Microsoft has been steadily marching towards getting familiar desktop features onto their mobile apps. Most recently, that meant support for versioning, auto-save, and live collaboration. This time around, all three get the ability to export to PDF, something we take for granted when using the full versions of Office. They also get a new feature allowing users to insert images directly from your camera, which of course is a feature more unique to mobile. For its part, Microsoft Word for Android can now open RTF files, which falls into the "I didn't realize it couldn't already do that" category for many of us. Read More
The Chromecast was just the start of Google's growing list of Cast-enabled devices, so it came as little surprise when Google announced the Chromecast app would be taking on a more inclusive name. It's now Google Cast in v1.14, and you can grab it from APK Mirror. It also looks like the app shows your other Cast devices, which would make sense given the name change. Read More
Somewhere on the Apple campus—presumably in a dark, musty basement—there are several Android developers who are tasked with supporting the Apple Music Android app. I bet the other Apple employees call them names and throw things at them in the halls. These brave souls have completed work on a new version of the app, and it's in the Play Store right now. It adds a playback widget, gift card support, better playlists, and more. Read More
Google Photos already has some "smart" features that try to make your photos easier to manage, and today it's getting another one. Google is rolling out "smarter albums" to the app. From now on, when you take pictures while on a trip or attending an event, Google Photos will automatically assemble your best shots into albums for easy sharing. Read More
Microsoft is rolling out big updates to all three of its major Office apps for Android, with several overlapping improvements. The highlight is the addition of auto-save, a staple on desktop versions and frankly overdue on mobile with so many more opportunities for lost connections, unexpected battery drains, and other interruptions. In the same vein, Word and Powerpoint get real-time collaborative editing support, similar to what is available in the web apps and Google Docs.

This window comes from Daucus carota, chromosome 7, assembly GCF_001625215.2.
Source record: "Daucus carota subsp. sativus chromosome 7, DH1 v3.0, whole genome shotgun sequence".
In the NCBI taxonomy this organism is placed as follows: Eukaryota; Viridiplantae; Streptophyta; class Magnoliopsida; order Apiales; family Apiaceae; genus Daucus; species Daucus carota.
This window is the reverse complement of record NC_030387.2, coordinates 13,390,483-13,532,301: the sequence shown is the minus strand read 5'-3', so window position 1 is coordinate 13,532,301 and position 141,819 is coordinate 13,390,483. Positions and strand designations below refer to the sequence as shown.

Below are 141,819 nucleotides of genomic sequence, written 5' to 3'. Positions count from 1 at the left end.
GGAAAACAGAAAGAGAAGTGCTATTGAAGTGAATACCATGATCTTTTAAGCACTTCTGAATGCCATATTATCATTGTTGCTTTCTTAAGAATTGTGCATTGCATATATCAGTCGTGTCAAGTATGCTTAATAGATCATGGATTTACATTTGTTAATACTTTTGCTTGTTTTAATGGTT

I took a test drive with the collaborative editing on Word and it wasn't exactly seamless. The browser version says I was editing while offline, which is a decent way to describe the way it worked. Read More
Google Classroom for Android debuted just over a year ago as part of the free suite of software provided by Google for schools. The app, just like its browser-based counterpart, is a centralized place where students can access handouts, assignments, and news from all of their classes. On the instructor side, all of those same elements can be managed in addition to the convenience of teachers having the ability to work with all their classes at once. The app is now getting the v2.0 upgrade with a series of less-than-groundbreaking improvements.
There don't seem to be any big interface changes, but the app debuted with a nice material look. Read More
There's a new version of Netflix in the Play Store, but it's not rolling out to everyone. You'll only get the latest v5.1 build if you join the new Netflix Play Store beta. Netflix is kicking off its beta with some cool features including a mobile data saver. Read More
Much like Chrome releases, Mozilla's updates for Firefox are rarely mindblowing. Instead, we get a constant stream of smaller changes that slowly but surely upgrade all aspects of the user experience. The latest beta release for Firefox, v46, falls right in line with this pattern. The highlight of the update is that the browser will display recently visited webpages even when you are offline, using data stored in cache.
You don't need to do anything in particular to get the offline webpage feature going; if Firefox has it cached, it will display instead of the typical error messages you get when trying to browse offline. Read More
Despite how much we praise and love Material Design, it's not the be-all end-all of interfaces and it's definitely not unanimously loved. We've seen many users lament the waste of space, excess of white, and other aspects of the design language, but what's ultimately the most important factor in MD acceptance is how well the developers adapt it to their specific app. The Imgur team appears to have fallen on the wrong side of that equation and garnered the wrath of some of its users with the app's latest update.
The new Imgur version 18.104.22.1680 revamped the entire interface to Material Design and improved the overall performance of the app. Read More